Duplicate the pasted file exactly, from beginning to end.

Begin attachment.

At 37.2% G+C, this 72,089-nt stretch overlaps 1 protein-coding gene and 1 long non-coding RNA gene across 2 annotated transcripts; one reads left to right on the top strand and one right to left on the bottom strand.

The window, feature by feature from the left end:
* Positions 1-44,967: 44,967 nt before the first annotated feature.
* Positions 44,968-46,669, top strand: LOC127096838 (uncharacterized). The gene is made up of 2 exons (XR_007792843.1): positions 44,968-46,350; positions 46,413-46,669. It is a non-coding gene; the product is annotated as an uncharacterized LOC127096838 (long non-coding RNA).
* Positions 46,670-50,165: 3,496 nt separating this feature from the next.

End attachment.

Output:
At 37.2% G+C, this 72,089-nt stretch overlaps 1 protein-coding gene and 1 long non-coding RNA gene across 2 annotated transcripts; one reads left to right on the top strand and one right to left on the bottom strand.

The window, feature by feature from the left end:
* Positions 1-44,967: 44,967 nt before the first annotated feature.
* Positions 44,968-46,669, top strand: LOC127096838 (uncharacterized). The gene is made up of 2 exons (XR_007792843.1): positions 44,968-46,350; positions 46,413-46,669. It is a non-coding gene; the product is annotated as an uncharacterized LOC127096838 (long non-coding RNA).
* Positions 46,670-50,165: 3,496 nt separating this feature from the next.